More and more, we try to get creative with ways to resolve disputes. Years ago, the construction industry and construction lawyers realized that litigation before judges who knew very little about construction and jurors who knew even less, was not always the best way to resolve complex construction disputes. Arbitration grew as a means to have well educated people sit in judgment of our disputes. Arbitration has many positives and negative traits that have developed over the years.
Meanwhile, we continue to look for ways to be creative. Contract documents often require mediation as a prerequisite to the initiation of arbitration or litigation. Sometimes this works. By forcing the parties to get together with a mediator in advance of filing a formal claim, disputes can be resolved. Other times, this type of mediation can be a waste of time as parties are not ready to engage in settlement discussions. Parties show up only because they have to, in order to later file suit or a claim for arbitration.
Next, we played with the process. We have scaled down trials with summary type trials in which the parties summarize their case to a jury as opposed to full-blown litigation. We have permitted in certain circumstances, witnesses to testify remotely to save costs. In arbitrations, sometimes the expert witness does not present its case on behalf of its client but is only cross-examined by the other side with the arbitrator simply reading the expert’s report in support of his or her opinions.
CONCEPT OF HOT-TUBBING
New on the scene, however, is the concept of hot-tubbing. Hot-tubbing is a process that allows the experts to confront each other. Normally, the expert testifies on behalf of the claimant, and then is cross-examined by the respondent’s lawyer. The expert completes his or her testimony and then leaves the process. Later in the case, the respondent puts its expert on to testify in response to the claimant’s expert or in furtherance of the respondent’s defenses and claims. Never do the two experts confront each other. Not until now.
The concept of hot-tubbing tells us to put the experts in the hot tub together. Let the experts all be in the same room questioning, debating, and arguing amongst themselves. Recently, I experienced hot-tubbing for the first time and it was extremely successful.
In January 2017, I attended a mediation on behalf of my client in Regina, Saskatchewan. The underlying case involved a large factory project and the claim is in the tens of millions of dollars. In January 2017, we had a mediation and in attendance were lawyers for three parties, the owner (who was asserting a claim) and the two respondents (who were defending the claims). Each side had two or three experts to support its position. After the mediator was brought up to speed with the parties’ positions in the case, each side had its expert make about a 45-minute presentation in support or response to the claims against a party. After the experts gave their presentations, then the lawyers for each party gave a brief, 15-minute or so presentation of its claims supplementing what the experts said with various procedural and legal arguments.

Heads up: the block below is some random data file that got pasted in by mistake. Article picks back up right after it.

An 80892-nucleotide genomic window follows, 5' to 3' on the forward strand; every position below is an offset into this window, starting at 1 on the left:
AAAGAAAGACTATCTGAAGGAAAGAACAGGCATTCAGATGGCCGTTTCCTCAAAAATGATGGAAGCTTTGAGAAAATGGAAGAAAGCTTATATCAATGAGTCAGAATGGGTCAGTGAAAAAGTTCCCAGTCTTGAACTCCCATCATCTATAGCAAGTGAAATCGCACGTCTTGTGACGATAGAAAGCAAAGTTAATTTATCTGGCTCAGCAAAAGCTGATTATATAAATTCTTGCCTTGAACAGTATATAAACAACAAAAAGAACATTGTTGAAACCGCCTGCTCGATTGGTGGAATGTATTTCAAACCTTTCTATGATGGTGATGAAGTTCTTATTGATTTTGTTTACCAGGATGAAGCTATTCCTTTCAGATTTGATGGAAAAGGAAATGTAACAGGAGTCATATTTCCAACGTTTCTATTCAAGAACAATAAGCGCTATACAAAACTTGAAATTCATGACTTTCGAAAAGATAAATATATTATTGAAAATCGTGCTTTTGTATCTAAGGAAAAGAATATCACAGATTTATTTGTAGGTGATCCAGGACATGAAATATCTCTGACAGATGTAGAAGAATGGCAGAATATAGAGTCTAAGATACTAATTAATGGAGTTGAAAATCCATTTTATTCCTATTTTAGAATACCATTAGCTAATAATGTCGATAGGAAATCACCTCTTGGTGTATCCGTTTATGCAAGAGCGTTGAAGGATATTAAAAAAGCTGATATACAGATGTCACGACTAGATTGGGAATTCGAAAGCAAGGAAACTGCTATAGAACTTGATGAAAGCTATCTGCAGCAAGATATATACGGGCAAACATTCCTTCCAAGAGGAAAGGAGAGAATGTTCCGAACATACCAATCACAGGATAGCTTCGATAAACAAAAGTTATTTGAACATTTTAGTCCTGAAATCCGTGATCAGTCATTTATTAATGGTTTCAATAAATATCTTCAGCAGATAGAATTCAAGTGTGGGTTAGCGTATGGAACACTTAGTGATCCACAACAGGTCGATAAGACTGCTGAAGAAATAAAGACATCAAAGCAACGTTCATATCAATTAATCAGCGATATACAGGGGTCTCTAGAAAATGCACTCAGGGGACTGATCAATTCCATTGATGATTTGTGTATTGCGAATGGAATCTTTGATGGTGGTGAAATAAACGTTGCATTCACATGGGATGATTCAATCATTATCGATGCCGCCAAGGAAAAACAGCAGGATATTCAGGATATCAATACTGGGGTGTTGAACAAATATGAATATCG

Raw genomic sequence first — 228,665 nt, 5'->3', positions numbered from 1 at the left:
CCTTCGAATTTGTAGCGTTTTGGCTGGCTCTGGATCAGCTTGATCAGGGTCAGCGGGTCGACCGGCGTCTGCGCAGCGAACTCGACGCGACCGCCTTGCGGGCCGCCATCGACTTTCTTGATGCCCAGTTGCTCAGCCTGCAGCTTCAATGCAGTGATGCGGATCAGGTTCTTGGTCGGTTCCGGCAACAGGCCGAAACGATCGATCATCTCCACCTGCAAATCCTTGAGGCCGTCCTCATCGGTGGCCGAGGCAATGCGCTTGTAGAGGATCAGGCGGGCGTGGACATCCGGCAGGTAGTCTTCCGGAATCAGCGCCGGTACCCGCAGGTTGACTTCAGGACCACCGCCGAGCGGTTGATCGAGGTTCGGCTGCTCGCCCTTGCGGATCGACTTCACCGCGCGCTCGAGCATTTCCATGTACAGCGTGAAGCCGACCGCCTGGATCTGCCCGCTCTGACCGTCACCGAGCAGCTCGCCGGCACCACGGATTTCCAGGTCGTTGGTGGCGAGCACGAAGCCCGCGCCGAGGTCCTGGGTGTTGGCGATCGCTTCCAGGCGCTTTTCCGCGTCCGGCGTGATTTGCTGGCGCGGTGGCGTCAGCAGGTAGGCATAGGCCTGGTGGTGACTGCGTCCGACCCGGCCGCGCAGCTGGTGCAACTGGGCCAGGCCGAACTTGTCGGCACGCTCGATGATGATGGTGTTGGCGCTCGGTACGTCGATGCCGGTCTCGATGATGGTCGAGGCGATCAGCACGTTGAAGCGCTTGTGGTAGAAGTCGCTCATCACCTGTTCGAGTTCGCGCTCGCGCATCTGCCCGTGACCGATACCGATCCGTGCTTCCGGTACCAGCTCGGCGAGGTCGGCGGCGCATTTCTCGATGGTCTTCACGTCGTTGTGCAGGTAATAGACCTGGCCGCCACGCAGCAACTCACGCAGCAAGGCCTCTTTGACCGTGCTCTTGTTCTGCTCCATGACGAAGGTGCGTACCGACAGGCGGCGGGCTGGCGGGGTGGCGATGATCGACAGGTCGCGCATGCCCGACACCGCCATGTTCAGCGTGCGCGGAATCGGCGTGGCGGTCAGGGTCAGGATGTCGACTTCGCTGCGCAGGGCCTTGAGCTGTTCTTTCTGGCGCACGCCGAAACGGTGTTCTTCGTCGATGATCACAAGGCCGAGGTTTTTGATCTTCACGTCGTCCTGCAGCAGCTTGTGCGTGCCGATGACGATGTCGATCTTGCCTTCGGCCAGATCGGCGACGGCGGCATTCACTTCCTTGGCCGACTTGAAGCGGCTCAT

Then the hot-tubbing began. In total, there were eight experts. We positioned them in the center of the room with everyone else, lawyers, insurance representatives, and clients in the outer circle. All total, 20 or more people watched the proceeding.
The experts engaged in a very lively discussion, often referring back to their earlier presentations to look at photographs and other materials. The experts questioned each other very well, asking challenging and difficult questions about the positions taken by each other. It was a very civil proceeding. Nothing got out of hand. Voices were not raised. There were no lawyers or others running around the room whispering in the ears of the experts. No expert was told not to respond to something. It was a free-wheeling, interactive conversation among the experts. We originally thought this would take about 30 minutes. It ended up going for 90 minutes. All of us watching the proceeding from the outer ring were astonished about how well it went, how professional everyone was, and how we significantly advanced the progress of the case towards resolution. While we didn’t settle the case at mediation on that day, we made significant progress towards what will likely be an eventual settlement.
My experience with hot-tubbing was very successful. I would use it again. In doing so, you need to have an expert who fully understands not only his opinions but the opinions of all the other experts, too. The expert obviously needs to be able to think on his or her feet.
I am excited about the concept of hot-tubbing. If we truly want to resolve cases, especially complex, expensive cases, the opportunity to bring all the experts together and have them go at it in a very civil and professional manner can make a lot of progress towards resolving a case. Try it. I think you will find that in a hot tub procedure, you will not end up all wet. ■
About The Author: Thomas L. Rosenberg is a partner at Roetzel & Andress, LPA, which is a full-service law firm with offices throughout Ohio, Florida, and in Chicago. Based in the firm’s Columbus, Ohio, office, Rosenberg has more than 30 years of experience as a construction lawyer and leads the firm’s construction law practice, which has been recognized regionally and nationally as one of the top law firms for construction and construction litigation. Rosenberg has received numerous honors as a construction lawyer and is actively involved in local, state, and national construction law organizations. He can be reached at .
Modern Contractor Solutions, March 2017
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